That's a pretty dark turn, even before you get to all the smoke-poisoned zombie cells and murderous bacteria in the back half of the episode, and that particular bent is honestly what makes this work for me. Just turning a body into a warzone is the obvious way to make a “dark” version of Cells at Work!, but CODE BLACK's take creates a meaningful parallel between our protagonist Red Blood Cell and the body he works to keep running. The ending punchline that this episode's crisis is caused by the body going back to smoking after a decade on the wagon is particularly bleak, and the way the episode fades out without even the semblance of a silver lining is probably the best way it could have ended.

Obviously this particular take won't be for everybody, and I'm sure it'll come off as at least a little too grimdark for people smitten with the original dynamic of CaW, but sometimes you're just in the mood for some pitch-black humor, and that's where I'm at right now. That said there are a few jokes and changes that don't really work for me, like the sheer amount of boob jiggle given to this body's White Blood Cell. Maybe the body's in such bad shape they can't afford proper sports bras, but that cannot be comfortable in a fight. Though any misgivings are forgiven for the brilliant stroke of casting Kenjiro Tsuda and his gravelly cadence as the informative narrator this time. If you also would like to experience the voice of a grizzly yakuza teaching you middle-school biology, then CODE BLACK is the show for you.

Rebecca Silverman


Cells at Work! is all grown up, and it seems to have picked up some bad habits. Cells at Work! Code Black is a much grimmer show than the one it's spun-off from – taking place in the body of an adult (man, as we later find out in the source manga), the cells are no longer happy worker bees in a beautifully maintained body. Instead there are obvious signs of corrosion and deterioration, and all of the cells are stressed and unhappy, well aware that they're fighting a losing battle to keep the body alive. I'm not sure if it was brilliant or unfortunate to have this debut in the year of COVID-19, but either way, it's here to make a point.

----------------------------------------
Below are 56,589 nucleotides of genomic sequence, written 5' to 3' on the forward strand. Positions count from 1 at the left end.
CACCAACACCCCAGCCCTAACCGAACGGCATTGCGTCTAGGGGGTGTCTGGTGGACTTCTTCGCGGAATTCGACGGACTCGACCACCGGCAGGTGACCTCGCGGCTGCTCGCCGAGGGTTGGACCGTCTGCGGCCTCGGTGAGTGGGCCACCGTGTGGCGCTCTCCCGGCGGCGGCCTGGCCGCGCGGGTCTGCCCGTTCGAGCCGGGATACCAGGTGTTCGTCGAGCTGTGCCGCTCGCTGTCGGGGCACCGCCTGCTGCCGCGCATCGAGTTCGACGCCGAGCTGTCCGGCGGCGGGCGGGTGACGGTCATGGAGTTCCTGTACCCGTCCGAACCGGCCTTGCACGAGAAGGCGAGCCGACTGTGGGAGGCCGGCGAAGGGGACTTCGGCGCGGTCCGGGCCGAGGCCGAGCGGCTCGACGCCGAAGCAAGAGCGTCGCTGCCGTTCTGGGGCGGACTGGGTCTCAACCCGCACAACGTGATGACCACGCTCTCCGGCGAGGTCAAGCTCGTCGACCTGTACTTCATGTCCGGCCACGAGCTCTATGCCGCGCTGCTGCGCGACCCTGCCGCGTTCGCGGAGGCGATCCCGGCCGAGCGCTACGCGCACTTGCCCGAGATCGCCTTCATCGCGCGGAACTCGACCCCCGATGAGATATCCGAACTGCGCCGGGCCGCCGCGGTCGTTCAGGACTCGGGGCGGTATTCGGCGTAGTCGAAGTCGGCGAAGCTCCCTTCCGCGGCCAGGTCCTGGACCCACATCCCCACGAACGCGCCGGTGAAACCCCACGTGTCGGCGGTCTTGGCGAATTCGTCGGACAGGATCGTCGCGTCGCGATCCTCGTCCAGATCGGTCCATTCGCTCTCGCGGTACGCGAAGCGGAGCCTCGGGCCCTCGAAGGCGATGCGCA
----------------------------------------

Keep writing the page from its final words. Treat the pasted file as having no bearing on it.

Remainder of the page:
It's definitely not subtle on that front, but it does play with the meaning of its title in a good way. In Japanese, a “black company” is one that operates rather like a sweatshop, with punishing conditions, abusive employers, and an all-around unhealthy work environment. Black is also a color not often associated with healthy tissue or things that are in a safe condition to be around – black mold, for example, or the color of lungs damaged by smoking. Therefore the “Code Black” in the title refers to both the unhealthy condition of the body our cells find themselves in and the work culture they're forced to labor under, with the implication being that an unhealthy body leads to unhealthy other habits.

We can see that demonstrated throughout the episode, which opens with a deceptively rosy picture being painted for newly fledged red blood cells. The Red of this series, AA-2153, is bright-eyed and bushy-tailed, and the difference between what he was led to expect from the training video he was shown and the reality of his situation hits him hard. His character design paints him as young and naïve, especially when we see his senpais on the job – they're older, more haggard, and paler than any of the red blood cells in the main series. They're clearly run down by their lives, angry or actively repressing their feelings…possibly like the owner of the body they work in.